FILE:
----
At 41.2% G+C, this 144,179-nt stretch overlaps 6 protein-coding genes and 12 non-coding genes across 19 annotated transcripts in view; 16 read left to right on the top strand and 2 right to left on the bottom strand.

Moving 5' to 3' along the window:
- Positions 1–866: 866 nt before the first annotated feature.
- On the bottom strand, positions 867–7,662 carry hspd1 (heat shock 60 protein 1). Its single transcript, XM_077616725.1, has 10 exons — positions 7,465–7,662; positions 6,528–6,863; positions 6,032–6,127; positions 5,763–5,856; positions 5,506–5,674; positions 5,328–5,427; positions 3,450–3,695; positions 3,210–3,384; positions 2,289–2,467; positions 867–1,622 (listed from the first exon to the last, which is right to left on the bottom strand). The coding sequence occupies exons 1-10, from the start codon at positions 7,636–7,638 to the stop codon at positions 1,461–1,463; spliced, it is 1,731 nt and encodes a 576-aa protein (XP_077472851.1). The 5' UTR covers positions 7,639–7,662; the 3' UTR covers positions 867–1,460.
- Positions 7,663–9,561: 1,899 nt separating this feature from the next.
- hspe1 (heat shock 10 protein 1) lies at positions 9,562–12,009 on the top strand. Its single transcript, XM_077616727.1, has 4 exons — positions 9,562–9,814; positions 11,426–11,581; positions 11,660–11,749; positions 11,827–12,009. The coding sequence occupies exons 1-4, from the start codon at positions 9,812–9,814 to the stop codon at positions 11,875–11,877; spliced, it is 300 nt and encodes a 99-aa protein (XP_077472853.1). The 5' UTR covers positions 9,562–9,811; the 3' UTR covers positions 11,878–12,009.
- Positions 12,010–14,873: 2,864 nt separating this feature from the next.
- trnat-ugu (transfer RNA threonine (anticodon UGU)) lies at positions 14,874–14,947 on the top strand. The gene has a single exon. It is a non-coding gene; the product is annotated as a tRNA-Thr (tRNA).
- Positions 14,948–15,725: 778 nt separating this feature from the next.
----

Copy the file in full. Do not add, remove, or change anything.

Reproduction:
At 41.2% G+C, this 144,179-nt stretch overlaps 6 protein-coding genes and 12 non-coding genes across 19 annotated transcripts in view; 16 read left to right on the top strand and 2 right to left on the bottom strand.

Moving 5' to 3' along the window:
- Positions 1–866: 866 nt before the first annotated feature.
- On the bottom strand, positions 867–7,662 carry hspd1 (heat shock 60 protein 1). Its single transcript, XM_077616725.1, has 10 exons — positions 7,465–7,662; positions 6,528–6,863; positions 6,032–6,127; positions 5,763–5,856; positions 5,506–5,674; positions 5,328–5,427; positions 3,450–3,695; positions 3,210–3,384; positions 2,289–2,467; positions 867–1,622 (listed from the first exon to the last, which is right to left on the bottom strand). The coding sequence occupies exons 1-10, from the start codon at positions 7,636–7,638 to the stop codon at positions 1,461–1,463; spliced, it is 1,731 nt and encodes a 576-aa protein (XP_077472851.1). The 5' UTR covers positions 7,639–7,662; the 3' UTR covers positions 867–1,460.
- Positions 7,663–9,561: 1,899 nt separating this feature from the next.
- hspe1 (heat shock 10 protein 1) lies at positions 9,562–12,009 on the top strand. Its single transcript, XM_077616727.1, has 4 exons — positions 9,562–9,814; positions 11,426–11,581; positions 11,660–11,749; positions 11,827–12,009. The coding sequence occupies exons 1-4, from the start codon at positions 9,812–9,814 to the stop codon at positions 11,875–11,877; spliced, it is 300 nt and encodes a 99-aa protein (XP_077472853.1). The 5' UTR covers positions 9,562–9,811; the 3' UTR covers positions 11,878–12,009.
- Positions 12,010–14,873: 2,864 nt separating this feature from the next.
- trnat-ugu (transfer RNA threonine (anticodon UGU)) lies at positions 14,874–14,947 on the top strand. The gene has a single exon. It is a non-coding gene; the product is annotated as a tRNA-Thr (tRNA).
- Positions 14,948–15,725: 778 nt separating this feature from the next.